I do not wish to weary the House by giving you the history of Plymouth or Portsmouth Dockyards. I think that I have said enough to show the desirability of building fresh docks on the East Coast where our largest ships can be docked and promptly repaired, and I think I have proved that if the country were to borrow the money and docks were constructed by means of a loan with twenty years to run, the country would still have good value left in those docks at the end of the twenty years.
After the victory of Camperdown the relative importance of our eastern dockyards declined, and our expenditure on docks was concentrated on those in our Channel ports. But of late years our supremacy on the North Sea has been threatened by another Power infinitely greater than that of Holland, inasmuch as she disposes of large armies as well as an increasing Fleet, so that our eastern yards have resumed their importance, and they should be improved and put on a war footing without delay and made capable of docking large ships. I gather that the Admiralty are expediting work at Rosyth. If so, I am glad of it, and I hope they will continue to do so, and if possible that they will reduce the seven years to five years. But a dock at Chatham large enough to take a damaged 68 "St. Vincent" ought also to be commenced at once.
The Globe of August 24th says that—Kiel has two, docks, and Wilhelmshaven has one dock capable of taking in. the latest battleships, while the Kaiser Dock of the North German Lloyd at Bremen, and the floating dock of Blohm and Voss at Hamburg can receive the new battle-ships in case of need. Two huge dry docks are now nearing completion in the shipbuilding yard of Wilhelmshaven. Near Brunsbuttel, the North Sea opening of the Kiel Canal, two more large dry docks are to be built, while Blohm and Voss and the Vulcan Shipbuilding Yard are building: on the Elbe two floating docks, each of 30,000 tons capacity. As there are rumours of a large floating dock to be built at Kiel, the German Navy will have sufficient dock accommodation for its biggest vessels in the near future.The country that has the command of the seas, must have docks as well as battleships, and the fewer days a ship is, away from her station for repairs the better. Further, she runs the risk of being attacked while she is in a crippled state, and the nearer she is to some safe place, some rabbit-hole as it were, into which she can run, the better. We require a double dock standard as well as a double ship standard in the North Sea.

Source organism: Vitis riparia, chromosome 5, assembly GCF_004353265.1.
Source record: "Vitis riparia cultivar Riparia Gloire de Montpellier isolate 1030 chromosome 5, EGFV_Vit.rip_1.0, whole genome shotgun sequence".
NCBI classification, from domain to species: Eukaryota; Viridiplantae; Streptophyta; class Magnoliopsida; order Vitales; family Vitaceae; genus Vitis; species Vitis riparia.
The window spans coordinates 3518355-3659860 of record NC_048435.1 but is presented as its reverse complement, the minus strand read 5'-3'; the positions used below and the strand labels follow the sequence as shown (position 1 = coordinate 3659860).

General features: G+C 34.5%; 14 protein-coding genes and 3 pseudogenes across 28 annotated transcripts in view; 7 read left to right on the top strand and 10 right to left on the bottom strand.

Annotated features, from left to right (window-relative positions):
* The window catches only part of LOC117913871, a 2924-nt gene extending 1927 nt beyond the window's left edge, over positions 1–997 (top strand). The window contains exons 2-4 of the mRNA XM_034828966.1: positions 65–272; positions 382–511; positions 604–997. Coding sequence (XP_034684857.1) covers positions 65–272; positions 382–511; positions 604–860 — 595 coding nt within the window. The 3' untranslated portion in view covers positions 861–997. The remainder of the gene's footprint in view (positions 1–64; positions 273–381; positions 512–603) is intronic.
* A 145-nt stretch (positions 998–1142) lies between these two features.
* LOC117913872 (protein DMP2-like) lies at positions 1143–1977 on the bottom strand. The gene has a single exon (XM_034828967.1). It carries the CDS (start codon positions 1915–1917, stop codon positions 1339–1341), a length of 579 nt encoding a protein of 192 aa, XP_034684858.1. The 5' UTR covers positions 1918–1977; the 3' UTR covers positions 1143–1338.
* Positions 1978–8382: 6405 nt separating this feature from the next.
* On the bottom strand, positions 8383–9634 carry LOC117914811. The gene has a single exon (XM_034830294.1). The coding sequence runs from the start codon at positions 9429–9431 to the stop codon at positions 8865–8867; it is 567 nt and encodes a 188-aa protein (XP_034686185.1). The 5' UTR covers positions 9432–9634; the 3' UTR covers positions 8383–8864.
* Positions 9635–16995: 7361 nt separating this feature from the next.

I now put the Question that stands, in my name.
§ THE EARL OF GRANARD
My Lords, the question raised by my noble friend Lord Ellenborough, with regard to docks, has been very carefully considered by the Government on many occasions, and I may say that the special dock to which he drew our attention and the suggestion he made that Chatham should be deepened and made into a suitable dock has been before the Admiralty quite recently, and it is, in fact, under the consideration of the Admiralty at the present moment. I understand, however, that there are some very great difficulties—I believe nearly insuperable difficulties—in the case of Chatham with regard to the channel, and it is very doubtful whether the Admiralty will be able to see their way to recommend the deepening of the channel, and the expense that would involve in order to make it a dock that would take a "Dreadnought."
69 The noble Lord also mentioned that there were very few docks on the south coast—
No, on the east coast. We have quite enough docks on the south coast. We are well provided there, except that you ought to finish the new dock at Portsmouth on which the work is going forward now, I believe.
§ THE EARL OF GRANARD
Yes, the noble Lord is perfectly correct. Work is going on at the dock at Portsmouth and that dock will shortly be completed. Then the noble Lord suggested that money should be borrowed on the system that was in vogue some years ago under the Naval Loans Act, by which these docks could be paid for, and he very justly stated that money borrowed in this way would be liable in the case of docks where the material and the docks remained for a great length of time to be of value to the country still in twenty years time, whereas the life of a battleship is only twenty years, and it is not of very great value at the end of that time. I will place the points which have been raised by my noble friend before the Admiralty, and I am sure they will give them due consideration.